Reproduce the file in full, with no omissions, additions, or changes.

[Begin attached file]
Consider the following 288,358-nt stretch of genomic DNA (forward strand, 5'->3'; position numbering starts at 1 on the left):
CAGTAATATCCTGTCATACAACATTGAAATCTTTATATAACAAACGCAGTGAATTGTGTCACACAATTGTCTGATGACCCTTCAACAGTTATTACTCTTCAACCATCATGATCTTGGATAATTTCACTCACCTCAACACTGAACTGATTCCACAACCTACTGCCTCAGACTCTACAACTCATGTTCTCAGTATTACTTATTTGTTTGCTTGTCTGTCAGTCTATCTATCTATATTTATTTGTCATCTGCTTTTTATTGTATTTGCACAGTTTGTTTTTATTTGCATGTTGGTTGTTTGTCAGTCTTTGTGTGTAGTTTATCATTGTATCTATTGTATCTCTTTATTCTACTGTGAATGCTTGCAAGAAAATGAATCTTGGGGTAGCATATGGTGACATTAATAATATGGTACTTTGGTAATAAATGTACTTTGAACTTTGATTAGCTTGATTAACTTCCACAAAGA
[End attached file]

Consider the following 288,358-nt stretch of genomic DNA (forward strand, 5'->3'; position numbering starts at 1 on the left):
CAGTAATATCCTGTCATACAACATTGAAATCTTTATATAACAAACGCAGTGAATTGTGTCACACAATTGTCTGATGACCCTTCAACAGTTATTACTCTTCAACCATCATGATCTTGGATAATTTCACTCACCTCAACACTGAACTGATTCCACAACCTACTGCCTCAGACTCTACAACTCATGTTCTCAGTATTACTTATTTGTTTGCTTGTCTGTCAGTCTATCTATCTATATTTATTTGTCATCTGCTTTTTATTGTATTTGCACAGTTTGTTTTTATTTGCATGTTGGTTGTTTGTCAGTCTTTGTGTGTAGTTTATCATTGTATCTATTGTATCTCTTTATTCTACTGTGAATGCTTGCAAGAAAATGAATCTTGGGGTAGCATATGGTGACATTAATAATATGGTACTTTGGTAATAAATGTACTTTGAACTTTGATTAGCTTGATTAACTTCCACAAAGA